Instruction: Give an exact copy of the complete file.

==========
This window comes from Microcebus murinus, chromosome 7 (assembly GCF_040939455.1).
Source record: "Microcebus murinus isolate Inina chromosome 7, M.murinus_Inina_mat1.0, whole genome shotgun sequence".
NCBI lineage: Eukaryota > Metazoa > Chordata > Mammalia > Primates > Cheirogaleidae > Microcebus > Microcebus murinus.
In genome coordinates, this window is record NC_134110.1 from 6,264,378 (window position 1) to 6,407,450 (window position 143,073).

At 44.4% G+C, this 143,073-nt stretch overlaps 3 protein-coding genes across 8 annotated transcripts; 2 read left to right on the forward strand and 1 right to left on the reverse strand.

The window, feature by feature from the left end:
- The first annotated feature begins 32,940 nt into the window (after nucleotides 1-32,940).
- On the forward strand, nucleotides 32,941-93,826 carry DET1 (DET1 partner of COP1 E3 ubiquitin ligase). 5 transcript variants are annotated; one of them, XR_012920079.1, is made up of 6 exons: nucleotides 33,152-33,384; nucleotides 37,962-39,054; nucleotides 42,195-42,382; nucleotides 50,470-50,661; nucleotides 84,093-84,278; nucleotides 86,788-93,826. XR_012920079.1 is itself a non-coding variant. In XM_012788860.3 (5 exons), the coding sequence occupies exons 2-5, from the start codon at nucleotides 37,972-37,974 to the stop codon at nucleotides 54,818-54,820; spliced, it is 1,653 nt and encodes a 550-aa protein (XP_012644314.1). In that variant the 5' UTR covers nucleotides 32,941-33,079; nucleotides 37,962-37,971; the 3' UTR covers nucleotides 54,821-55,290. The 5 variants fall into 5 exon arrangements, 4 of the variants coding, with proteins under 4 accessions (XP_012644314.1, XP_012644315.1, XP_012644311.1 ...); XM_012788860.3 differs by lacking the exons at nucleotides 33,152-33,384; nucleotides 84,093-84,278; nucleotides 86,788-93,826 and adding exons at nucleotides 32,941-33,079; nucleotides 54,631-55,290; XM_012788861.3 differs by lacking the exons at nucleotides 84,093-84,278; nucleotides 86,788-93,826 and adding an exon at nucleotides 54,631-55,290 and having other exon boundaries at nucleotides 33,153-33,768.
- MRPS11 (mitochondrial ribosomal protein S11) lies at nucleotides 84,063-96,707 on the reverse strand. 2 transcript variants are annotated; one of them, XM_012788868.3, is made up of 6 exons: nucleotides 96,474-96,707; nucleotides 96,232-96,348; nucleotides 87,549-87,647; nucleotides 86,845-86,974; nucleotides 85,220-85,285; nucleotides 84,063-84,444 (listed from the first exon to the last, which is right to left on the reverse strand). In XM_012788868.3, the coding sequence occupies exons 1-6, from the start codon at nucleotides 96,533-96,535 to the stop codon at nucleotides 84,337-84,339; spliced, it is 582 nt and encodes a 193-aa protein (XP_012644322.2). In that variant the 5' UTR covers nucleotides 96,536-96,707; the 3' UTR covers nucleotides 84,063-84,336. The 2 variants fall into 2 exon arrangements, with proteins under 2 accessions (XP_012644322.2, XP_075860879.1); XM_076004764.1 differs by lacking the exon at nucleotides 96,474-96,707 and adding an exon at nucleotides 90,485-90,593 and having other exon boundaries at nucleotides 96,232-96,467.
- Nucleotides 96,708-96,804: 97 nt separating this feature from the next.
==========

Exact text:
This window comes from Microcebus murinus, chromosome 7 (assembly GCF_040939455.1).
Source record: "Microcebus murinus isolate Inina chromosome 7, M.murinus_Inina_mat1.0, whole genome shotgun sequence".
NCBI lineage: Eukaryota > Metazoa > Chordata > Mammalia > Primates > Cheirogaleidae > Microcebus > Microcebus murinus.
In genome coordinates, this window is record NC_134110.1 from 6,264,378 (window position 1) to 6,407,450 (window position 143,073).

At 44.4% G+C, this 143,073-nt stretch overlaps 3 protein-coding genes across 8 annotated transcripts; 2 read left to right on the forward strand and 1 right to left on the reverse strand.

The window, feature by feature from the left end:
- The first annotated feature begins 32,940 nt into the window (after nucleotides 1-32,940).
- On the forward strand, nucleotides 32,941-93,826 carry DET1 (DET1 partner of COP1 E3 ubiquitin ligase). 5 transcript variants are annotated; one of them, XR_012920079.1, is made up of 6 exons: nucleotides 33,152-33,384; nucleotides 37,962-39,054; nucleotides 42,195-42,382; nucleotides 50,470-50,661; nucleotides 84,093-84,278; nucleotides 86,788-93,826. XR_012920079.1 is itself a non-coding variant. In XM_012788860.3 (5 exons), the coding sequence occupies exons 2-5, from the start codon at nucleotides 37,972-37,974 to the stop codon at nucleotides 54,818-54,820; spliced, it is 1,653 nt and encodes a 550-aa protein (XP_012644314.1). In that variant the 5' UTR covers nucleotides 32,941-33,079; nucleotides 37,962-37,971; the 3' UTR covers nucleotides 54,821-55,290. The 5 variants fall into 5 exon arrangements, 4 of the variants coding, with proteins under 4 accessions (XP_012644314.1, XP_012644315.1, XP_012644311.1 ...); XM_012788860.3 differs by lacking the exons at nucleotides 33,152-33,384; nucleotides 84,093-84,278; nucleotides 86,788-93,826 and adding exons at nucleotides 32,941-33,079; nucleotides 54,631-55,290; XM_012788861.3 differs by lacking the exons at nucleotides 84,093-84,278; nucleotides 86,788-93,826 and adding an exon at nucleotides 54,631-55,290 and having other exon boundaries at nucleotides 33,153-33,768.
- MRPS11 (mitochondrial ribosomal protein S11) lies at nucleotides 84,063-96,707 on the reverse strand. 2 transcript variants are annotated; one of them, XM_012788868.3, is made up of 6 exons: nucleotides 96,474-96,707; nucleotides 96,232-96,348; nucleotides 87,549-87,647; nucleotides 86,845-86,974; nucleotides 85,220-85,285; nucleotides 84,063-84,444 (listed from the first exon to the last, which is right to left on the reverse strand). In XM_012788868.3, the coding sequence occupies exons 1-6, from the start codon at nucleotides 96,533-96,535 to the stop codon at nucleotides 84,337-84,339; spliced, it is 582 nt and encodes a 193-aa protein (XP_012644322.2). In that variant the 5' UTR covers nucleotides 96,536-96,707; the 3' UTR covers nucleotides 84,063-84,336. The 2 variants fall into 2 exon arrangements, with proteins under 2 accessions (XP_012644322.2, XP_075860879.1); XM_076004764.1 differs by lacking the exon at nucleotides 96,474-96,707 and adding an exon at nucleotides 90,485-90,593 and having other exon boundaries at nucleotides 96,232-96,467.
- Nucleotides 96,708-96,804: 97 nt separating this feature from the next.